In this regard, DNA-based surface patterning seems to favor the formation of clathrin hotspots to a lesser extent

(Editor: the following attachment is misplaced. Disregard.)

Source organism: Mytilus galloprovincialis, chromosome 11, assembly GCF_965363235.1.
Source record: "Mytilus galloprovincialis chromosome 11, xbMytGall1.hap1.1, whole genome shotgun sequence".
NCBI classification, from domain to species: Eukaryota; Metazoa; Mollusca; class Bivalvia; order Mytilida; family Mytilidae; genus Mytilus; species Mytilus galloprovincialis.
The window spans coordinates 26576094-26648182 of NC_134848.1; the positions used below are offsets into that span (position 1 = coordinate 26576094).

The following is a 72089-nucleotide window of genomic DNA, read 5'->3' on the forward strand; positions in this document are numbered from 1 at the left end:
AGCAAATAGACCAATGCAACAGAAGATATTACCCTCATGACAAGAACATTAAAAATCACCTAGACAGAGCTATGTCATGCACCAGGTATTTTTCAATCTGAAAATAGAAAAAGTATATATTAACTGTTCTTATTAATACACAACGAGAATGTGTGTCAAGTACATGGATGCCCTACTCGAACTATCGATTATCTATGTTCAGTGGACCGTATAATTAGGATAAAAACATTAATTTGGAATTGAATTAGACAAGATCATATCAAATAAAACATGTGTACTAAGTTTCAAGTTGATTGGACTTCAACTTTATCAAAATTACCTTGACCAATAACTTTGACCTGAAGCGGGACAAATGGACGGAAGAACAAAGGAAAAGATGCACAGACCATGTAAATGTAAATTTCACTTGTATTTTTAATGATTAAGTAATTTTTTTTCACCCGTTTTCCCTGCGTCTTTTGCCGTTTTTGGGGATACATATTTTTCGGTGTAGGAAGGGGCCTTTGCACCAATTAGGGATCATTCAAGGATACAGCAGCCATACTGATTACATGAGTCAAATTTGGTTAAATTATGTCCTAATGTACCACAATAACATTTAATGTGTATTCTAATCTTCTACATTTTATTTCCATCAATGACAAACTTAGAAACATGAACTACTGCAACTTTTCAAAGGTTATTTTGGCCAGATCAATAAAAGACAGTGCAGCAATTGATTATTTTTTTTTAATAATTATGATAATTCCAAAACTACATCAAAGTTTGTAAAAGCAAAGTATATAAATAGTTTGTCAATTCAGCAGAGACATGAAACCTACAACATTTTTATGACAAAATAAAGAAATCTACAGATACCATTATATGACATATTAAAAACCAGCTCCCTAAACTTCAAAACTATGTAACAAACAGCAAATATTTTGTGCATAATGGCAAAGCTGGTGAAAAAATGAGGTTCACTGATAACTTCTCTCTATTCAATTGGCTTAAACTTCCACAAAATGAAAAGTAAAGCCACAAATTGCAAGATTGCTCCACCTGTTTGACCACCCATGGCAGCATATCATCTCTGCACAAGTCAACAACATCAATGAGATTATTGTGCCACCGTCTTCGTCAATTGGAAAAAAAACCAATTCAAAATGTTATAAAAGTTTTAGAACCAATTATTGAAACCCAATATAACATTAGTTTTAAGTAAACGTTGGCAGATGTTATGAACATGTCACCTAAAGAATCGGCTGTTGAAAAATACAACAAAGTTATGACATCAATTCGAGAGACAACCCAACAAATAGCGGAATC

In this regard, DNA-based surface patterning seems to favor the formation of clathrin hotspots to a lesser extent. protein-protein interactions, describe controls and strategies to prevent the misinterpretation of data, and show that the use of DNA-based linker systems can lead to the improvement of the technical platform. 0.0001) with respect to the number of pattern-positive cells. This finding shows that the specific accumulation of EGFR in micropatterns and the Grb2 interaction occurs on nonfunctionalized patterns, but both were less pronounced (mean fluorescence contrast 0.08 0.01) than they were in the presence of the specific capture protein (mean fluorescence contrast 0.24 0.03, 0.001) (Figure 5D). Open in a separate window Figure 5 Specificity of prey protein copatterning. (A) Schematic illustrations of variations in the substrate-cell interface. (B) HeLa cells stably expressing Grb2-YFP were grown for at least 3C4 h on unmodified 1-m BSA grids (left) or on completely functionalized anti-EGFR antibody-coated surfaces (right). Ten minutes after EGF stimulation (170 nM), large-area surface scans were captured to deliver a representative snapshot of the Grb2-YFP distribution. Insets show enlarged areas of the overall scans. (C) Quantitation of the number of pattern-positive cells. (D) Quantitation of fluorescence contrast. Error bars are based on the mean SE of more than 300 cells. *** 0.05 and **** 0.001 for comparison of different levels of substrate functionalization. Graphical illustrations are not drawn to scale. These results indicate that comprehensive controls are necessary for the accurate quantitative analysis of the specific EGFR-Grb2 interaction. Furthermore, the presence of other receptors should be taken into consideration, particularly those reported to interact with Grb2 and are internalized via CME, such as the ephrin type-A1 receptor (EphA1) [35,36], c-Met receptor [37,38], platelet-derived growth factor receptor (PDGFR) [39,40], fibroblast Bephenium hydroxynaphthoate growth factor receptor 2 (FGFR2) [41,42], and 2-adrenergic receptors (2Ars) [43,44]. These receptors might potentially contribute to copatterning and, thus, impair the quantitative analysis of the bait-prey interaction of interest. 3.4. Towards more Reliable Live Cell Micropatterning Experiments The above-described effects are not limited to the arrangement of membrane-anchored bait and cytosolic prey molecules. In cases where both interaction partners (bait as well as prey) are membrane-bound, the likelihood of misinterpretation and detection of false-positive copatterning may be even higher since both interaction partners can be directly affected by CME. This potential problem might be of particular concern in studies of cellular signaling based on receptor heterodimerization and oligomerization and receptor transactivation studies. Due to these circumstances, a detailed control and critical analysis of the putative bait-prey interactions studied on microstructure substrates are essential. To prevent the misinterpretation and quantitation of false-positive copatterning events, the following experimental controls and suggestions should be considered. 1) From a general point of view, each bait/prey interaction pair under investigation requires independent validation with respect to the reported effects. For example, prior to experiments, preferred desensitization routes of the receptors under investigation should be elaborated and the likelihood of unspecific bait/prey co-recruitment on patterned surfaces with different substrate functionalization should be determined (e.g., as shown in Bephenium hydroxynaphthoate Figure 4). 2) The formation of internalization hotspots within the micropatterned areas should be tested. This strategy might not be limited to CME since other pathways of desensitization, such as caveolin-dependent or clathrin/caveolin-independent endocytosis, may as well have an effect on the PPIs [45]. While it could be shown that non-CME endocytic proteins, such Bephenium hydroxynaphthoate as caveolin1, are not enriched on patterned substrates [32], careful analysis through the use of control markers (e.g., fluorescent cavin fusion proteins [46], Ywhaz bulk phase markers such as Lucifer yellow [47], or specific monovalent fluorescent ligand conjugates [48]) is mandatory. 3) In the case of solely membrane-bound interaction partners, the bait and prey surface proteins should be accordingly exchanged to prove co-patterning under different bait/prey conditions. As an example of such a control experiment, we describe a thought experiment based on the putative interaction between the EGFR and MHC (major histocompatibility complex) class I molecules [49]. In the first set of experiments, the EGFR serves as bait, and the MHC class I molecule is used as the prey protein, Bephenium hydroxynaphthoate while copatterning is analyzed. Subsequently, the MHC class I molecule is used as the bait, and the EGFR serves as the prey. Again, copatterning can be analyzed, and putative differences are evaluated with respect.